Published On: Fri, Mar 8th, 2013

Lusette Verboom honored during International Day of the Women Event

Lusette VerboomWILLEMSTAD - This year the American Women’s Club celebrated the creativity of the women of Curacao with a special coffee/tea event at Gallery Alma Blou in Landhuis Habaai. This event took place on Friday March 8, 2013.

Lusette Verboom of Galery Alma Blou was honored this year for her achievements in the world of art and creativity on Curacao.

A little bit about Lusette Verboom in her own words: “In 1987 I graduated as a speech therapist at the Instituto Venezolano de la Audicion y Lenguage IVAL, in Venezuela. For 8 years I worked at the Myrna Dovale School in Curacao. I had a second job at the Seducal, teaching speech to mentally retarded children. After getting a degree in Papiamento I worked at the Sede di Papiamentu for 4 years.

In 1991 I opend a Craft shop selling local handmade souvenirs and in 1996 we expand the business to a new location. Kas di Alma Blou, Gallery and Gift shop, with art exhibitions of local artists. In the year 2005 we bought Landhuis Habaai and moved the gallery and gift shop to this monumental building.

We not only hold exhibitions of well known local and Caribbean artists, but organize every second Saturday of the month a Craft market where local artesians get the oportunity to show their products.

Specialties:As a member of the Rotary I directed a programm to produce 15 children books in Papiamentu. I published 2 books about the artist Elis Juliana. Together with Nicole Henriquez and Renske van der Zee we published the book: The Govenor's House of the Netherlands Antilles ( 2008 ).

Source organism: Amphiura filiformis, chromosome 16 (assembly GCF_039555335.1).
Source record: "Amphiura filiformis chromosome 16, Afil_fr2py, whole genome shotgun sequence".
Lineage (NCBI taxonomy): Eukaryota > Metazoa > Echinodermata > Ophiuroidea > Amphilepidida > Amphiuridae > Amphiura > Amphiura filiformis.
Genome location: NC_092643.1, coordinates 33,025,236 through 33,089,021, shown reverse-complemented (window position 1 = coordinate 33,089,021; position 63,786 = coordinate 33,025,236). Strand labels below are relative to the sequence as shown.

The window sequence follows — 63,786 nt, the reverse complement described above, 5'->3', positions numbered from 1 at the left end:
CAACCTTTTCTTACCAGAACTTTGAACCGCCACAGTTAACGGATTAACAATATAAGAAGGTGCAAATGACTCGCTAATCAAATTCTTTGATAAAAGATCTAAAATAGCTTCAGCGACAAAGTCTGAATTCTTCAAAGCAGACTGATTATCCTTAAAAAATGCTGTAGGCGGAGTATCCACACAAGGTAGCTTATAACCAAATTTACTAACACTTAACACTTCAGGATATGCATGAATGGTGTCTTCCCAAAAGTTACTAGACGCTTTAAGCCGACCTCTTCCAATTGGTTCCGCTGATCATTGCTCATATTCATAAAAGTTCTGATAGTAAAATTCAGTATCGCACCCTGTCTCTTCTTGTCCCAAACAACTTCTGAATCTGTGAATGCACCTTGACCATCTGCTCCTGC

As chair woman of the Foundation Arte '99 we organized in the year 2010 the exhibition Curacao Classics, Art from 1900 - 2010. Together with KIT we published a book about this important exhibtion ( 2012 ).”

Plantation House Habaai

Former Plantation House 'Landhuis Habaai' (Habaai Mansion) is one of the most beautiful of the Curaçao 'Landhouses'.

Build at the beginning of the 18th century, it is also one of the oldest on the island.

Brazil was a Dutch colony until 1654, when it became Portuguese.

At that time the Dutch Colonial Council granted a large contingent of Jews, living in Brazil, permission to relocate to Curaçao where they were given a large piece of land on the northwest shore of the Schottegat. This district soon came to be known as the Jewish quarter, because of the various Jewish mansions that arose here. Landhuis Habaai was also established in that period and is one of the few to remain.

Although the mansion started out as a plantation and was subsequently turned into a country residence and later on a boarding school, its architecture has remained intact. The central part is flanked by front and back galleries. Above both the central part and the galleries is a complete second floor, crowned by an attic. The northeastern wing was added in the 19th century.

And now, in the 21st century, Habaai Mansion serves a new purpose: Art Gallery and Cultural Center.

The terrace is used to host cultural events such as concerts, book and poetry readings, presentations and receptions. During gallery opening hours art lovers may enjoy a cup of coffee on the terrace.

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